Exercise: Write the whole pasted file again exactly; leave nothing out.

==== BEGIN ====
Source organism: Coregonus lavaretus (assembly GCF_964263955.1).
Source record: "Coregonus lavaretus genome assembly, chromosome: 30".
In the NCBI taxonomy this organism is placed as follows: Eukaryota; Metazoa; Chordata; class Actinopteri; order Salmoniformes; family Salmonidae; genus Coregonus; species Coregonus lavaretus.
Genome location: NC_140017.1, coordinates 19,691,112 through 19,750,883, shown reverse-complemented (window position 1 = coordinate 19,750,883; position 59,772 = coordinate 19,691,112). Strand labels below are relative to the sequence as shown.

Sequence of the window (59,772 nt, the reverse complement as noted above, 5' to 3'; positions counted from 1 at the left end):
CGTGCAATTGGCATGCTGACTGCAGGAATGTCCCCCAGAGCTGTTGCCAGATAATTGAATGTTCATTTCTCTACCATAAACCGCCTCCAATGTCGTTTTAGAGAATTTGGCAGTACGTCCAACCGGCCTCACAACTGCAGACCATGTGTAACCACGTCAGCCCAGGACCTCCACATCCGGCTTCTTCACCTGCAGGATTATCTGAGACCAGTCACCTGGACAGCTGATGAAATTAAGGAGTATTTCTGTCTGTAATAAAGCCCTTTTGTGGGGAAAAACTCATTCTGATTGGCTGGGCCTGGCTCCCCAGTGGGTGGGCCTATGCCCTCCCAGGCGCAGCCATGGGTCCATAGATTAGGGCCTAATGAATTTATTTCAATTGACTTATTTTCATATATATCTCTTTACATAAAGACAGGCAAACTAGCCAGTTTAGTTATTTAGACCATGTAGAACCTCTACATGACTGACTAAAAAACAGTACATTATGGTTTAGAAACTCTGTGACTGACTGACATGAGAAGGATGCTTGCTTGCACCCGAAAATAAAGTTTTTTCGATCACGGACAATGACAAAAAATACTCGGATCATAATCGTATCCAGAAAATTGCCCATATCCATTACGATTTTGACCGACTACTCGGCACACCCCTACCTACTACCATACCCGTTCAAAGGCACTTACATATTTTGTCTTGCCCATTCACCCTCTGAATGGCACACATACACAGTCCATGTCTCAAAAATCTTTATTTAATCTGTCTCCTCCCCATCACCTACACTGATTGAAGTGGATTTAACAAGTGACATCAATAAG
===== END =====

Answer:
Source organism: Coregonus lavaretus (assembly GCF_964263955.1).
Source record: "Coregonus lavaretus genome assembly, chromosome: 30".
In the NCBI taxonomy this organism is placed as follows: Eukaryota; Metazoa; Chordata; class Actinopteri; order Salmoniformes; family Salmonidae; genus Coregonus; species Coregonus lavaretus.
Genome location: NC_140017.1, coordinates 19,691,112 through 19,750,883, shown reverse-complemented (window position 1 = coordinate 19,750,883; position 59,772 = coordinate 19,691,112). Strand labels below are relative to the sequence as shown.

Sequence of the window (59,772 nt, the reverse complement as noted above, 5' to 3'; positions counted from 1 at the left end):
CGTGCAATTGGCATGCTGACTGCAGGAATGTCCCCCAGAGCTGTTGCCAGATAATTGAATGTTCATTTCTCTACCATAAACCGCCTCCAATGTCGTTTTAGAGAATTTGGCAGTACGTCCAACCGGCCTCACAACTGCAGACCATGTGTAACCACGTCAGCCCAGGACCTCCACATCCGGCTTCTTCACCTGCAGGATTATCTGAGACCAGTCACCTGGACAGCTGATGAAATTAAGGAGTATTTCTGTCTGTAATAAAGCCCTTTTGTGGGGAAAAACTCATTCTGATTGGCTGGGCCTGGCTCCCCAGTGGGTGGGCCTATGCCCTCCCAGGCGCAGCCATGGGTCCATAGATTAGGGCCTAATGAATTTATTTCAATTGACTTATTTTCATATATATCTCTTTACATAAAGACAGGCAAACTAGCCAGTTTAGTTATTTAGACCATGTAGAACCTCTACATGACTGACTAAAAAACAGTACATTATGGTTTAGAAACTCTGTGACTGACTGACATGAGAAGGATGCTTGCTTGCACCCGAAAATAAAGTTTTTTCGATCACGGACAATGACAAAAAATACTCGGATCATAATCGTATCCAGAAAATTGCCCATATCCATTACGATTTTGACCGACTACTCGGCACACCCCTACCTACTACCATACCCGTTCAAAGGCACTTACATATTTTGTCTTGCCCATTCACCCTCTGAATGGCACACATACACAGTCCATGTCTCAAAAATCTTTATTTAATCTGTCTCCTCCCCATCACCTACACTGATTGAAGTGGATTTAACAAGTGACATCAATAAG